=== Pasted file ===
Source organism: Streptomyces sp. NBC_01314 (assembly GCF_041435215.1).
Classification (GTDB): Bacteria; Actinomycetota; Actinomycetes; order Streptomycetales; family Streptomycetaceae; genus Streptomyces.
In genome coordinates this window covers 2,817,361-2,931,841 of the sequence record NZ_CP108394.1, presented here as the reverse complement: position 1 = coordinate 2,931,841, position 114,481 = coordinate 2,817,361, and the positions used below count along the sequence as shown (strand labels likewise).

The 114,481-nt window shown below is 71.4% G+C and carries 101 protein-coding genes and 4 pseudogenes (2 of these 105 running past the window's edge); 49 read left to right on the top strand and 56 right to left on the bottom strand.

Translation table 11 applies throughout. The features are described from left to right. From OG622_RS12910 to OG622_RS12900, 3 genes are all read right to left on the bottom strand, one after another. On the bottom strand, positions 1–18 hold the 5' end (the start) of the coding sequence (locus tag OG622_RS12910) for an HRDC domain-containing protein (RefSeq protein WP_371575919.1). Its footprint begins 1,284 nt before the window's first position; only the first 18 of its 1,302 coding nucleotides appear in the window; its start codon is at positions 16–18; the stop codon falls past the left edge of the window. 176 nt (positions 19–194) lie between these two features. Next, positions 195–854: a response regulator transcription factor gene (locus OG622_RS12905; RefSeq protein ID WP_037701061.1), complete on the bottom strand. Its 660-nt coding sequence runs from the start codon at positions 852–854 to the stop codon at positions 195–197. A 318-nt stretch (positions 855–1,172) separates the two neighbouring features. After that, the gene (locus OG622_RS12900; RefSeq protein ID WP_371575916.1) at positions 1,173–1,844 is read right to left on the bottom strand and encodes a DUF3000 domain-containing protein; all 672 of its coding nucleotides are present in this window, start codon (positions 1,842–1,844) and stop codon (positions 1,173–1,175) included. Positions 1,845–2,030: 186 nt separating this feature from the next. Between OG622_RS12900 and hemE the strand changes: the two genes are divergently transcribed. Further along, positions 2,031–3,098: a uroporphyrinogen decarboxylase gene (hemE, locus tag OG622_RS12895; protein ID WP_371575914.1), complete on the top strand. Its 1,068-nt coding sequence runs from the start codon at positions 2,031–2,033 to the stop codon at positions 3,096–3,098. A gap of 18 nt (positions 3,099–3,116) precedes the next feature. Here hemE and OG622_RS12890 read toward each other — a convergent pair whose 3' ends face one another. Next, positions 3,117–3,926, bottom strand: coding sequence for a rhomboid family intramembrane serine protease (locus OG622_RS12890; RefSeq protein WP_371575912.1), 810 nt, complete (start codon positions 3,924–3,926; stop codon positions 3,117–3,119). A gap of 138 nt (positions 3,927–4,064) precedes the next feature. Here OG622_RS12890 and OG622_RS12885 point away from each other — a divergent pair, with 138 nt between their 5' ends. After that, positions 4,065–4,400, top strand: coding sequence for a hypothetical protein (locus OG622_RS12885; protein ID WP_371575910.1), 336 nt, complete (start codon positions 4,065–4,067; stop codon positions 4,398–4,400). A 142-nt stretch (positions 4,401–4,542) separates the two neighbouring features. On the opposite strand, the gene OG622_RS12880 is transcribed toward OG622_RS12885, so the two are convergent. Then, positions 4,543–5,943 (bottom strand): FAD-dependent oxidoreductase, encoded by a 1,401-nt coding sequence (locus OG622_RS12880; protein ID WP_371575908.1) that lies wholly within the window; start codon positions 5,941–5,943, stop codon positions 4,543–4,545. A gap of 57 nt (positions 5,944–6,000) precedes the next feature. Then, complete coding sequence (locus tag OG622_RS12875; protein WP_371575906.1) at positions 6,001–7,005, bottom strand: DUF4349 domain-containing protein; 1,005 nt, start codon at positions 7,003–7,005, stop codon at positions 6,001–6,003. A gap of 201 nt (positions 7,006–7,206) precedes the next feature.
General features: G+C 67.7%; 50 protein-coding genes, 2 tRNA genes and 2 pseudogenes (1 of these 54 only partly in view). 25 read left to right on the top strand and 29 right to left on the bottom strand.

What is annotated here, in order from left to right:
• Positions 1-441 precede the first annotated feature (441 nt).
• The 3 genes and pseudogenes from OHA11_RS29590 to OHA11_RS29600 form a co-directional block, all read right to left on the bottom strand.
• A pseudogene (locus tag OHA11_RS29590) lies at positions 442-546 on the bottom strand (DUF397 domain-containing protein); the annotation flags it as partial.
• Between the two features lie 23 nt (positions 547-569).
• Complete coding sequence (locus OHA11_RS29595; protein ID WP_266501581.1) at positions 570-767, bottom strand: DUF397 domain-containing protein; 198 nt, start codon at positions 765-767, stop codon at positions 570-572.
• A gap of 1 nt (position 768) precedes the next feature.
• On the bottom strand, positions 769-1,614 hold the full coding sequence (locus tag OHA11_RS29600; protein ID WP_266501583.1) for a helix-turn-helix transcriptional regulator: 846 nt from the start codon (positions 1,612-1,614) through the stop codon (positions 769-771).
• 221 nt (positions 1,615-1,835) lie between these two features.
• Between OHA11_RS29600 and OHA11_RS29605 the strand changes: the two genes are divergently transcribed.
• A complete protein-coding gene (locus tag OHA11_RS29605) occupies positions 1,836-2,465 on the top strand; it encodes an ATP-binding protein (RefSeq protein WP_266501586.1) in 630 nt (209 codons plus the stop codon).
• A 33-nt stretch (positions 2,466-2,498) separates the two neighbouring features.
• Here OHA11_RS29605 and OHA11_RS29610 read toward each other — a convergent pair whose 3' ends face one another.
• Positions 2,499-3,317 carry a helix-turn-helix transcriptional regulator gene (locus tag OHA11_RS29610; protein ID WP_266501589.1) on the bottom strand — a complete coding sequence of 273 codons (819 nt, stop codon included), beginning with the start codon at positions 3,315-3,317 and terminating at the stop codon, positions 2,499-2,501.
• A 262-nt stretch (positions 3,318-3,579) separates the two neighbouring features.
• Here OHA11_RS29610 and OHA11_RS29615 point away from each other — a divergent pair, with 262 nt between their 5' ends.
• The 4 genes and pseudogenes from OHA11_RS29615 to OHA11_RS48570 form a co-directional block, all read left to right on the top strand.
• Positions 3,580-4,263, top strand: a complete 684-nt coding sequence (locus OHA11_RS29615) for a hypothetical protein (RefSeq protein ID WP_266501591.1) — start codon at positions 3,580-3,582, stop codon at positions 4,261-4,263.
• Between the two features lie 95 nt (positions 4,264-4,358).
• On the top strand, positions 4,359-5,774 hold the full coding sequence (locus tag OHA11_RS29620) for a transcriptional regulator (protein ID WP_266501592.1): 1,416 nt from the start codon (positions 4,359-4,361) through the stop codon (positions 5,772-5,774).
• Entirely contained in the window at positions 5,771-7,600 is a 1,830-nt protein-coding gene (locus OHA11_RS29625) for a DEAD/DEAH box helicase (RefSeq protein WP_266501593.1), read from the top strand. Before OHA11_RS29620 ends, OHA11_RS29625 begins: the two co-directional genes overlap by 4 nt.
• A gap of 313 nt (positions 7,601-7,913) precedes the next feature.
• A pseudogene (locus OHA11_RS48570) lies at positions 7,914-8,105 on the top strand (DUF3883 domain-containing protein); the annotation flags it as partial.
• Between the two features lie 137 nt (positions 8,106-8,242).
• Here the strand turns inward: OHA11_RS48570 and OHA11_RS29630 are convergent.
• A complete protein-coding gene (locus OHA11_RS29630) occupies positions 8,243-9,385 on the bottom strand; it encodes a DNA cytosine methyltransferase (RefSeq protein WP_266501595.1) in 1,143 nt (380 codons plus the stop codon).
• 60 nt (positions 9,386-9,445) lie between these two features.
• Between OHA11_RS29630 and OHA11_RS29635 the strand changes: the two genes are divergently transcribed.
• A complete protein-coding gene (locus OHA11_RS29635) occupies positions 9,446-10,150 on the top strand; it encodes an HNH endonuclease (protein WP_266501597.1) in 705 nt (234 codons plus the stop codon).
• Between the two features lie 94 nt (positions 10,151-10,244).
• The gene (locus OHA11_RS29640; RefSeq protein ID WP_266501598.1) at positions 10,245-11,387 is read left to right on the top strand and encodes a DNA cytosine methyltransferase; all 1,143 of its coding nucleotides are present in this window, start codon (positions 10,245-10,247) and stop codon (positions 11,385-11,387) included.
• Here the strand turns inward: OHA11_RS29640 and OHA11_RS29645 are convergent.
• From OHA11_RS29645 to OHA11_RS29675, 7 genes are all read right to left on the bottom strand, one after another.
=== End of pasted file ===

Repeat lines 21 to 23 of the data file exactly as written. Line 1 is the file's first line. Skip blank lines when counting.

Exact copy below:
• A 262-nt stretch (positions 3,318-3,579) separates the two neighbouring features.
• Here OHA11_RS29610 and OHA11_RS29615 point away from each other — a divergent pair, with 262 nt between their 5' ends.
• The 4 genes and pseudogenes from OHA11_RS29615 to OHA11_RS48570 form a co-directional block, all read left to right on the top strand.